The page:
Saturday, December 20, 2014
History and Horror, Oh My: Scott T. Barnes
Scott T. Barnes writes primarily science fiction and fantasy. His short story "Insect Sculptor" won second place in the Writers of the Future Contest, 2011. Since graduating Odyssey, the Fantasy Writing Workshop in 2008, Scott's short fiction has appeared in over a dozen magazines and anthologies. A country boy at heart, having grown up on a California farm and cattle ranch, Scott adores the history of the West with passion that can be plainly seen in "The China Queen." His fourth-grade reader Rancho San Felipe—A Story of California One Hundred Years Ago, coauthored and illustrated by Sarah Duque and published in conjunction with the Olaf Wieghorst Western Heritage Center, is used as a textbook in several Southern California schools.
When did you know you wanted to become a writer?
I remember wanting to become a writer from the age of 11 years old. A couple of years ago when I won the Writers of the Future Award knowing if that memory were accurate or not became important to me. I went back through my mom’s old photos and found a shot of me banging away at our manual typewriter on my first book. It was about skeletons with flaming heads (walking dead) and a flaming sword. As I recall I wrote 65 pages on it. It was called The Fire Skeletons. I would give much to find the original manuscript.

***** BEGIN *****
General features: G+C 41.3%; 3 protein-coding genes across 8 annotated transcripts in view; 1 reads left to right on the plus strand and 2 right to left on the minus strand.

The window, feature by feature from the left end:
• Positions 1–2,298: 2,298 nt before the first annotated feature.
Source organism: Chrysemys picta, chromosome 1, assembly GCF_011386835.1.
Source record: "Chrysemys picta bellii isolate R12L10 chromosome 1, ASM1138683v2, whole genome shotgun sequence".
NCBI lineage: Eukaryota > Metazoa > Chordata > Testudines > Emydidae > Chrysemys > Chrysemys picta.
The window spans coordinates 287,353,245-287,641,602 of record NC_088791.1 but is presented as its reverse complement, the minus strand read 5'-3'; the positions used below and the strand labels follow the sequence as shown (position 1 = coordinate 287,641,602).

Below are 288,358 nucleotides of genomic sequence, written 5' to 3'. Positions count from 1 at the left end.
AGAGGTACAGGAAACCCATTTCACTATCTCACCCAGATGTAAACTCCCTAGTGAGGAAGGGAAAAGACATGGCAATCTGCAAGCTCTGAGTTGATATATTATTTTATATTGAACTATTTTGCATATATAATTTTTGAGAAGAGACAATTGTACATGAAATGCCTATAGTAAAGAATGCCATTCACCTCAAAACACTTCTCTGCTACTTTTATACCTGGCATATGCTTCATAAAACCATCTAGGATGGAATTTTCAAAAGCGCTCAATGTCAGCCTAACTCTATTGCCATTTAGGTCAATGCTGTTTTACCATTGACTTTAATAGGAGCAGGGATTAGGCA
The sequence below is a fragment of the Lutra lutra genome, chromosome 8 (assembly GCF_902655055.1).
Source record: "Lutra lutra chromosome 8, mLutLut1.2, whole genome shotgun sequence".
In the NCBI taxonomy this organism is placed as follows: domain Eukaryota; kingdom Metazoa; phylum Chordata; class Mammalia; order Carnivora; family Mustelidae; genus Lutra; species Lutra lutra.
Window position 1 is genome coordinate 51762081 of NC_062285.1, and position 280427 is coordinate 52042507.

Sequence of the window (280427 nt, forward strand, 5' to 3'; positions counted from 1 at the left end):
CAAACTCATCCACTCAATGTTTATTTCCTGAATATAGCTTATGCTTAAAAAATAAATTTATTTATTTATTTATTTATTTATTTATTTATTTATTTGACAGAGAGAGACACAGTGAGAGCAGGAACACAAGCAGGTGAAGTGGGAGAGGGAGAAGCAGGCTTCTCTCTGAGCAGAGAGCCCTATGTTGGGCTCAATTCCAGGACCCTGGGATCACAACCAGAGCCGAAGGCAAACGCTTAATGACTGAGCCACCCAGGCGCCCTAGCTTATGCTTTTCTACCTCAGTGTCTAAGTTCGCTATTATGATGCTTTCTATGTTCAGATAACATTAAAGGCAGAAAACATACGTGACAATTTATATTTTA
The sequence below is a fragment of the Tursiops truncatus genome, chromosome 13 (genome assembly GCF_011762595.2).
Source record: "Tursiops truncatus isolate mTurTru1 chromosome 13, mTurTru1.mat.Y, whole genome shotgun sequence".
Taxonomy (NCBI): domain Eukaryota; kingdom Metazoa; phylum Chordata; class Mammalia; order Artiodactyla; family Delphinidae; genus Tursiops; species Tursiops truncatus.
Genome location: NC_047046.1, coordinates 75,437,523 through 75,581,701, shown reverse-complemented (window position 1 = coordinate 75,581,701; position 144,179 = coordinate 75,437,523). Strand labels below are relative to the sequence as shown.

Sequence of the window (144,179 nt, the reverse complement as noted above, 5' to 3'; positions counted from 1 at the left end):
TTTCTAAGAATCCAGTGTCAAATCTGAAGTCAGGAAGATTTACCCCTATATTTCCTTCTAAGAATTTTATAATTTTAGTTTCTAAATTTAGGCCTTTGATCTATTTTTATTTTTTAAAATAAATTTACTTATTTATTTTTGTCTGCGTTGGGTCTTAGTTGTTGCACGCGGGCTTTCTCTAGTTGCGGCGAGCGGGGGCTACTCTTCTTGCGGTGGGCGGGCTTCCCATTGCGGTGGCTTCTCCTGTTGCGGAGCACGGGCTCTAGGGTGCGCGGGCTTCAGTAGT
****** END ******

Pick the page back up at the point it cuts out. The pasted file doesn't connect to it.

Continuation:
How did you pick the genre/setting/era you (usually) write in?
My first love has always been fantasy followed by science fiction. When I was young, early elementary school, my mom would leave me at the bookstore in the mall, go shopping, and return to collect me 3-4 hours later. She knew right where to find me—in the science fiction and fantasy section of B. Dalton. And so I write mostly fantasy with the occasional science fiction piece. Since I grew up on a farm with a family much concerned about its history in farming and cattle ranching, I am also passionate about Western Americana. Both of these loves, speculative fiction and Western Americana, can readily be seen in “The China Queen” in History and Horror, Oh My!
How did you come up with the idea for your story in History and Horror, Oh My?
The original seed for this came from a “24 hour” story assignment at the Writers of the Future event. The winners of that award get treated to a week of education by some of the best writers in the field. The two lead teachers when I was there were Tim Powers (The Anubis Gates) and Nina Kiriki Hoffman (Permeable Borders). They assigned everyone the task writing a story in 24 hours after 1) picking a random book from the library, 2) interviewing a random person on Hollywood Blvd., and 3) picking a random object from a hat. All of these writing prompts had to be used in the story.
From the library I grabbed a book on sheep ranching, from the hat I picked some sort of object that might have been a miniature bracelet, and on the street I ran into an honest-to-goodness world-class magician. From there grew “The China Queen.” While I had the draft done in 24 hours, it took me a couple of years to dust it off, polish it up, and submit it here.
Did you encounter any obstacles in researching the setting?